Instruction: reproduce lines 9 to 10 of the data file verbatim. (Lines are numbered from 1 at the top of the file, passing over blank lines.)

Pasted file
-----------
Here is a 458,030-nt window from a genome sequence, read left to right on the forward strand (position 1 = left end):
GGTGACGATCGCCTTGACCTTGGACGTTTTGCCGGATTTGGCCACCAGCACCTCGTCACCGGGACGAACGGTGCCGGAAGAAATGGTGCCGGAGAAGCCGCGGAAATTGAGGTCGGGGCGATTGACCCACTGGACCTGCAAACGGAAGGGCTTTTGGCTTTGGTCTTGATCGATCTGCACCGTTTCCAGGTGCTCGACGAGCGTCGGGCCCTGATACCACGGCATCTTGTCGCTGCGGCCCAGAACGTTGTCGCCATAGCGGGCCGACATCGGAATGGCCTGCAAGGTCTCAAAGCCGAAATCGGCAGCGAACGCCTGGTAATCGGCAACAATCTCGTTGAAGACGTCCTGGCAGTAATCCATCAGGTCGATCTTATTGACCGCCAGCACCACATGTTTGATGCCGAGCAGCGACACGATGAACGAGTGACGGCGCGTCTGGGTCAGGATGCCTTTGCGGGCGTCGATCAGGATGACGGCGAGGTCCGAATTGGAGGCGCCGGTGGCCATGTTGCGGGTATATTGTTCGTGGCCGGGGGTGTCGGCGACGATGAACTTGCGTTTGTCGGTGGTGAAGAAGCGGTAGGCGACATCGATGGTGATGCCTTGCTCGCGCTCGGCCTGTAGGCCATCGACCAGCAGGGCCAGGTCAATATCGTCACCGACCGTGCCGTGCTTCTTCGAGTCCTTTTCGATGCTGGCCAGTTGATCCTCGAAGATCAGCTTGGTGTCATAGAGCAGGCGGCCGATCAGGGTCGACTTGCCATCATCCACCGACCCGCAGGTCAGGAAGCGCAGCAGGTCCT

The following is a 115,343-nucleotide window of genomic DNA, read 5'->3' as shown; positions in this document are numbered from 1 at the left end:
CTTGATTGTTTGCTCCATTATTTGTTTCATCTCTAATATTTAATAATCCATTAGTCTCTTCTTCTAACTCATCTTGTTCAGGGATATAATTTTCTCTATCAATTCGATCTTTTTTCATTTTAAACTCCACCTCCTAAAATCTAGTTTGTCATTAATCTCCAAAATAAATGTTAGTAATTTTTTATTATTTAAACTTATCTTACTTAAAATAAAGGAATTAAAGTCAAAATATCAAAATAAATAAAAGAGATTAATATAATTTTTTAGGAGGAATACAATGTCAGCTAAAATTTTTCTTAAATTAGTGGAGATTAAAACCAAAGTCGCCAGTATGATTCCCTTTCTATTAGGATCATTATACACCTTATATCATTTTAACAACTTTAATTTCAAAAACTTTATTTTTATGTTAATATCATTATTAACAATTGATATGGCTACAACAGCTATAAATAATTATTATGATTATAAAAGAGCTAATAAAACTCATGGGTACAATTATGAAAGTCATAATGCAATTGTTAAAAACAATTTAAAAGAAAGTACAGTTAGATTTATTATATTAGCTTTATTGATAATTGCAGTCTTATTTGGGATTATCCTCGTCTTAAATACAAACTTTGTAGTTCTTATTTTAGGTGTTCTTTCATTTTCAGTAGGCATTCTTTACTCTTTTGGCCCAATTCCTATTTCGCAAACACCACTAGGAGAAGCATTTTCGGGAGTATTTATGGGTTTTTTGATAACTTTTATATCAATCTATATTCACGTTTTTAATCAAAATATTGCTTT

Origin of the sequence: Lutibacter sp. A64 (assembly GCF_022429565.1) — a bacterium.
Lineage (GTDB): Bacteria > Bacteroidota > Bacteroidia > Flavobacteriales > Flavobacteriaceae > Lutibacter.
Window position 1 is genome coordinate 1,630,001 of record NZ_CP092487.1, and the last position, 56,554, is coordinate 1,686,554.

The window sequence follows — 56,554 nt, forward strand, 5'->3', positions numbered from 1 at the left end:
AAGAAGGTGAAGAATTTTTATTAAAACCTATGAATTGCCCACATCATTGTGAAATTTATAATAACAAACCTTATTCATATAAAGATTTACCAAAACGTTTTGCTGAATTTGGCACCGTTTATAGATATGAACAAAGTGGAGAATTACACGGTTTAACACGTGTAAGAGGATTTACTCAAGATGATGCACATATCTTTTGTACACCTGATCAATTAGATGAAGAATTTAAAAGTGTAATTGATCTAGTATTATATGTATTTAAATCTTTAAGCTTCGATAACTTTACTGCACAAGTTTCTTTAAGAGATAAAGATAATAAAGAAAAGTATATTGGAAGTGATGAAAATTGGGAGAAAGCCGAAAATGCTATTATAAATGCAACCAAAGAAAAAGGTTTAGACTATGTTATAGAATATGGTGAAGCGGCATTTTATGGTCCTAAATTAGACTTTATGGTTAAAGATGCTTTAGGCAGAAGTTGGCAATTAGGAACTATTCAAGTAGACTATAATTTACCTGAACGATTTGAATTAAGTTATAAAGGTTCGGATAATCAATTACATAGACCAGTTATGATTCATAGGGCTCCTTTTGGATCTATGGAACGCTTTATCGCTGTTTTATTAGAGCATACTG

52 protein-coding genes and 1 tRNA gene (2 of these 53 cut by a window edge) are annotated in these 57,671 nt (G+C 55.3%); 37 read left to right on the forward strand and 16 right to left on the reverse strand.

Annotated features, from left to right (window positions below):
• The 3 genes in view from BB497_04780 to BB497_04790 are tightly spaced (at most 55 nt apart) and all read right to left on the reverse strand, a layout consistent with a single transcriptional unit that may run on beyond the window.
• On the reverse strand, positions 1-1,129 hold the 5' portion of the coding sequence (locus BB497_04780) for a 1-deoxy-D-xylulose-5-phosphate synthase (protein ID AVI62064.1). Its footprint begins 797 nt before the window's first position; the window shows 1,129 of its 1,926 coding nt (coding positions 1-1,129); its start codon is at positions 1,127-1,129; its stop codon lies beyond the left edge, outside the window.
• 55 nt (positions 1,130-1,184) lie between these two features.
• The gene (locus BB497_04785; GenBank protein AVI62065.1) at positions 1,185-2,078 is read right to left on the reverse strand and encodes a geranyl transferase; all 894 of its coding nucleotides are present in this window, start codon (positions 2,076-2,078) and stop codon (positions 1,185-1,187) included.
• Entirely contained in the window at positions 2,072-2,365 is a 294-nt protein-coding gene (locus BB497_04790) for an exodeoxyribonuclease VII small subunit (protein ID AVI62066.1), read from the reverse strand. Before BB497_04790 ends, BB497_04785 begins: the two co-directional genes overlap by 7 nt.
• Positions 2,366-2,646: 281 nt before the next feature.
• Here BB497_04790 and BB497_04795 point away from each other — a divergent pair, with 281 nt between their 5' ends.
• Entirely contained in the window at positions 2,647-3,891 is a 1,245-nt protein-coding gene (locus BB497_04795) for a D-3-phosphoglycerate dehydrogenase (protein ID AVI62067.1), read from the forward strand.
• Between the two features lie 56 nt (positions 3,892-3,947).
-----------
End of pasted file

AAGAAGGTGAAGAATTTTTATTAAAACCTATGAATTGCCCACATCATTGTGAAATTTATAATAACAAACCTTATTCATATAAAGATTTACCAAAACGTTTTGCTGAATTTGGCACCGTTTATAGATATGAACAAAGTGGAGAATTACACGGTTTAACACGTGTAAGAGGATTTACTCAAGATGATGCACATATCTTTTGTACACCTGATCAATTAGATGAAGAATTTAAAAGTGTAATTGATCTAGTATTATATGTATTTAAATCTTTAAGCTTCGATAACTTTACTGCACAAGTTTCTTTAAGAGATAAAGATAATAAAGAAAAGTATATTGGAAGTGATGAAAATTGGGAGAAAGCCGAAAATGCTATTATAAATGCAACCAAAGAAAAAGGTTTAGACTATGTTATAGAATATGGTGAAGCGGCATTTTATGGTCCTAAATTAGACTTTATGGTTAAAGATGCTTTAGGCAGAAGTTGGCAATTAGGAACTATTCAAGTAGACTATAATTTACCTGAACGATTTGAATTAAGTTATAAAGGTTCGGATAATCAATTACATAGACCAGTTATGATTCATAGGGCTCCTTTTGGATCTATGGAACGCTTTATCGCTGTTTTATTAGAGCATACTG

52 protein-coding genes and 1 tRNA gene (2 of these 53 cut by a window edge) are annotated in these 57,671 nt (G+C 55.3%); 37 read left to right on the forward strand and 16 right to left on the reverse strand.